Jan 282017
 

Earlier this decade it looked like Microsoft’s most profitable business line was doomed as Google Docs threatened to disrupt the Office franchise.

Yesterday Microsoft showed how they had seen off that threat when reporting their second-quarter results that beat Wall Street analysts’ estimates and saw the company’s stock market capitalisation topped $500bn, the first time since the year 2000.

Microsoft’s results were mainly due to its  cloud computing products with Azure growing at 93% year on year, Office 365 commercial at 47% and Office Consumer Products and Cloud Services at 22%.

Earlier in the week, cloud security company Okta released its Business at Work study that looked at trends in the commercial use of online services which showed how Microsoft’s products are dominating the market.

Microsoft’s advantage was underscored in a Gartner paper late last year. The Current State of Cloud Office and What to Do About It report found 10.7 percent of public listed companies surveyed were using Office 365 as opposed to 5.2% using Google. The rest had deployed hybrid or on-premise productivity suites.
So Microsoft seemed to have seen off the biggest threat to one of their most important products which for Alphabet/Google should be a worrying development as G-Suite (as it’s now called) has failed to become a meaningful revenue centre – advertising profits still made up 22 billion of the company’s $25 billion revenues in their last results.
Google’s failure to diversify should worry Alphabet investors, particularly given the headstart the company had over Microsoft Office in the early days of G-suite as then Microsoft CEO Steve Ballmer struggled to shift the company’s key product lines onto the cloud.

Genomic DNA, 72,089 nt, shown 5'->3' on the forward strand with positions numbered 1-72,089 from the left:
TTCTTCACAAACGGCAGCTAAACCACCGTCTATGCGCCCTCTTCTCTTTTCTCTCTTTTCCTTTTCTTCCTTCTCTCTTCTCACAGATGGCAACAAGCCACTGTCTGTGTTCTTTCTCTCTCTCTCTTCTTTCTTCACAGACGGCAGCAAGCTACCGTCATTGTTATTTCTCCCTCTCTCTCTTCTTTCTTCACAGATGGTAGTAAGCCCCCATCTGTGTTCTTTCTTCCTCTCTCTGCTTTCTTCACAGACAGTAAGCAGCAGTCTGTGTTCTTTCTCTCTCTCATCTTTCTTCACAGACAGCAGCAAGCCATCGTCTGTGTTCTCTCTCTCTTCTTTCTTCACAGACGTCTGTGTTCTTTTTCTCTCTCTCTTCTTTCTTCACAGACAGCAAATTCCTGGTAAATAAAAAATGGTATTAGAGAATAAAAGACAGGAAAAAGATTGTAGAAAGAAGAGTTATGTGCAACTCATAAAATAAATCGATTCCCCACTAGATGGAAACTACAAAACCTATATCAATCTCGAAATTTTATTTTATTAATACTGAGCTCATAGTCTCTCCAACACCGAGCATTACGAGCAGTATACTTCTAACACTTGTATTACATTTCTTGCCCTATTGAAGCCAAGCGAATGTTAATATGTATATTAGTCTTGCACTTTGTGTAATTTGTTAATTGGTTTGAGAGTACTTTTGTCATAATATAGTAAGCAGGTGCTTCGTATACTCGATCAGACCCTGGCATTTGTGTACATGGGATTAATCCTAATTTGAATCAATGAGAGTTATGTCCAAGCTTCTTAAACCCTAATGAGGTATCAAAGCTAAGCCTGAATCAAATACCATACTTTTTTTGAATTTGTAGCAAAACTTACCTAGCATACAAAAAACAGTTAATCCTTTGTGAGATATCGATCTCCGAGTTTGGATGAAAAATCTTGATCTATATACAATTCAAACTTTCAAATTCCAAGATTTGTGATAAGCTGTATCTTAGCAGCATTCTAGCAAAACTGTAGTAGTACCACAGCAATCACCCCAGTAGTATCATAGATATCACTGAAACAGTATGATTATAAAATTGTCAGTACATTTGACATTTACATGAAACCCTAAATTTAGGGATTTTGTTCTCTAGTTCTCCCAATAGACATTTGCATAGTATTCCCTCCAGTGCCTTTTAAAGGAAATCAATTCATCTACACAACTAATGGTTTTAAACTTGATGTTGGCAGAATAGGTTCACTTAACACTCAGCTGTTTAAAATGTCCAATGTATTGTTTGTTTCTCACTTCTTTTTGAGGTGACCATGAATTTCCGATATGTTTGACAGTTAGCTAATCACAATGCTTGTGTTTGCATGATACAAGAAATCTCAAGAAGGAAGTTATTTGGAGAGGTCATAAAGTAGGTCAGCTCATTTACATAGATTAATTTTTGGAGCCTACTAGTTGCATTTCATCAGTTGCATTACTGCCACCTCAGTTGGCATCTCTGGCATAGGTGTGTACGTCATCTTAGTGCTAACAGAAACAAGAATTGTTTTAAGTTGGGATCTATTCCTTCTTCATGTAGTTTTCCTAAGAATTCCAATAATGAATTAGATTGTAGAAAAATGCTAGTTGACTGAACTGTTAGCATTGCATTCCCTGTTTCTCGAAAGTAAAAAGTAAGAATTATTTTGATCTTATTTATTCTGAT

How much the initiatives of G-Suite’s new leader Diane Green can go in making Google’s product more attractive is a big question as Microsoft have shown they can match or beat their competitors’ offerings in areas like collaboration and artificial intelligence.

Despite Microsoft’s success in seeing off Google in the office productivity market the company still lags Alphabet market capitalisation of $570 billion but Microsoft have show they are far from a spent force in the software industry.

  One Response to “Microsoft sees off the Google threat”

  1. At a previous client, we did a compare and contrast between Google and Microsoft’s cloud office offerings. Microsoft won hands down on capability. They both have a lot of leeway in pricing so choose the winner on functionality and ease of implementation then negotiate the price as if you haven’t decided.

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